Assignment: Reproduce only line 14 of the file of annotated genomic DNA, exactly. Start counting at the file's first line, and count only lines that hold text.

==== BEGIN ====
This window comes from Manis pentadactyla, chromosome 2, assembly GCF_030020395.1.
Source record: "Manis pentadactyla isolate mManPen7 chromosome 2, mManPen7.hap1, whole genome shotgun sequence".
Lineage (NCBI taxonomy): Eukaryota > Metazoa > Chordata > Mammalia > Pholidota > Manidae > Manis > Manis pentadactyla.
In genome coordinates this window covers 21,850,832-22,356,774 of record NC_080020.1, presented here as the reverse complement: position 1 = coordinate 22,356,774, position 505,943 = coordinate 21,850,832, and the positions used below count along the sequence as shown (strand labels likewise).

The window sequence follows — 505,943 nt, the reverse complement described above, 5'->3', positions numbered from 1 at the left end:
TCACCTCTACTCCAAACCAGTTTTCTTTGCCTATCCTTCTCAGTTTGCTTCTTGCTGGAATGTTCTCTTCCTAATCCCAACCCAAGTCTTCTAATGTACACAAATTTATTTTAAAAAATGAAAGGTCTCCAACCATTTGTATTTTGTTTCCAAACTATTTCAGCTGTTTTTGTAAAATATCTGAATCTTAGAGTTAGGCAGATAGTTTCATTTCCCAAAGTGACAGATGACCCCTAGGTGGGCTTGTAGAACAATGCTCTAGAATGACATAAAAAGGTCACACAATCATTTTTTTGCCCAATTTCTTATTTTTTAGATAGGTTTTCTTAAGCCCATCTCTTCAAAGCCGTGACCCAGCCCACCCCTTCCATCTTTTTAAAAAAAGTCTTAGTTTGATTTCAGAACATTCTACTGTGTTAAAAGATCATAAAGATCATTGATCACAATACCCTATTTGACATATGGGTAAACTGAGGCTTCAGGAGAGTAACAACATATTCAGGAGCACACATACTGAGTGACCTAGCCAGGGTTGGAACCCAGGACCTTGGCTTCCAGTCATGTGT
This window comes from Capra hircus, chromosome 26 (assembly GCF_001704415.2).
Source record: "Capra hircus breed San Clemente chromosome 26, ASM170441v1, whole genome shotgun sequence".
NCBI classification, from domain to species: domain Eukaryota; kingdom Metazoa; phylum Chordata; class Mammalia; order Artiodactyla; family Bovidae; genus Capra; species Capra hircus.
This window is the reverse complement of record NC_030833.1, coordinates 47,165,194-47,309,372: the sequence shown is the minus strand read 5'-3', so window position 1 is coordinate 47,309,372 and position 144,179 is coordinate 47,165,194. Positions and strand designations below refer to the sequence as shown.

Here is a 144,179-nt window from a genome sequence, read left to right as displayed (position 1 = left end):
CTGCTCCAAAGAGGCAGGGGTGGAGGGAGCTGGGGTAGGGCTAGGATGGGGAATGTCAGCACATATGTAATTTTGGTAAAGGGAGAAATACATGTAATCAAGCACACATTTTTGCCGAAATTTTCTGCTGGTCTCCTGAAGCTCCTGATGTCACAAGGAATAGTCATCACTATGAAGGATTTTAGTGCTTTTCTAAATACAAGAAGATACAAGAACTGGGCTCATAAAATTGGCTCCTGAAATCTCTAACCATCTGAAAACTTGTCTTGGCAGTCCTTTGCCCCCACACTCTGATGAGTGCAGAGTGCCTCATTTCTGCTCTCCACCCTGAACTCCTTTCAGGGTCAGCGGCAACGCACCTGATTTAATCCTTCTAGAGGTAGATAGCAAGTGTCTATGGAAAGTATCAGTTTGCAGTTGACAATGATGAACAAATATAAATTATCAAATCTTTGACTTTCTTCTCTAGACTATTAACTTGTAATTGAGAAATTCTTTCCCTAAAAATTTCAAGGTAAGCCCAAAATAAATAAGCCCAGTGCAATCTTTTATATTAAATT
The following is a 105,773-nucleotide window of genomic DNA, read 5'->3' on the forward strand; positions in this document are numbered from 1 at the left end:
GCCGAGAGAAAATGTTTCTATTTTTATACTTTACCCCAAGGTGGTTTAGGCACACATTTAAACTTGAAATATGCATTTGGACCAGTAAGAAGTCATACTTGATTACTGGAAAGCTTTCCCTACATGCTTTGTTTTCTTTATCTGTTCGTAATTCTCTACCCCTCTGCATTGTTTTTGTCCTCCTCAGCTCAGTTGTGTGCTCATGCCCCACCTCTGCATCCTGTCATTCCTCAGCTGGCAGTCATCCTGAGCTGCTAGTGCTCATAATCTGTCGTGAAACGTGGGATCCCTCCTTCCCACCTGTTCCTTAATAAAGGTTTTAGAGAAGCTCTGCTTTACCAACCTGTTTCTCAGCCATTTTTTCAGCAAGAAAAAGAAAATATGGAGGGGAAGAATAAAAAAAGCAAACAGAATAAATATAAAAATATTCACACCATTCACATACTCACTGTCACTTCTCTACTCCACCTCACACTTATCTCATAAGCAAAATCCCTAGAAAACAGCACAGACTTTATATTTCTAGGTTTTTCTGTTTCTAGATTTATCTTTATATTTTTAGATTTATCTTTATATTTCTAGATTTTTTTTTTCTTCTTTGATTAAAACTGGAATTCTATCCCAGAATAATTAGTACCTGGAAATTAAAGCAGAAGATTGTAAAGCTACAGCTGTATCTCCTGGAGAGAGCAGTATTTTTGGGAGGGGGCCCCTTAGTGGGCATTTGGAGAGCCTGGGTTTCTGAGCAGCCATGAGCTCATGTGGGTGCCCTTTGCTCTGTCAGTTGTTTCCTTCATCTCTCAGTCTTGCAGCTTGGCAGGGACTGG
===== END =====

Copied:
GCCGAGAGAAAATGTTTCTATTTTTATACTTTACCCCAAGGTGGTTTAGGCACACATTTAAACTTGAAATATGCATTTGGACCAGTAAGAAGTCATACTTGATTACTGGAAAGCTTTCCCTACATGCTTTGTTTTCTTTATCTGTTCGTAATTCTCTACCCCTCTGCATTGTTTTTGTCCTCCTCAGCTCAGTTGTGTGCTCATGCCCCACCTCTGCATCCTGTCATTCCTCAGCTGGCAGTCATCCTGAGCTGCTAGTGCTCATAATCTGTCGTGAAACGTGGGATCCCTCCTTCCCACCTGTTCCTTAATAAAGGTTTTAGAGAAGCTCTGCTTTACCAACCTGTTTCTCAGCCATTTTTTCAGCAAGAAAAAGAAAATATGGAGGGGAAGAATAAAAAAAGCAAACAGAATAAATATAAAAATATTCACACCATTCACATACTCACTGTCACTTCTCTACTCCACCTCACACTTATCTCATAAGCAAAATCCCTAGAAAACAGCACAGACTTTATATTTCTAGGTTTTTCTGTTTCTAGATTTATCTTTATATTTTTAGATTTATCTTTATATTTCTAGATTTTTTTTTTCTTCTTTGATTAAAACTGGAATTCTATCCCAGAATAATTAGTACCTGGAAATTAAAGCAGAAGATTGTAAAGCTACAGCTGTATCTCCTGGAGAGAGCAGTATTTTTGGGAGGGGGCCCCTTAGTGGGCATTTGGAGAGCCTGGGTTTCTGAGCAGCCATGAGCTCATGTGGGTGCCCTTTGCTCTGTCAGTTGTTTCCTTCATCTCTCAGTCTTGCAGCTTGGCAGGGACTGG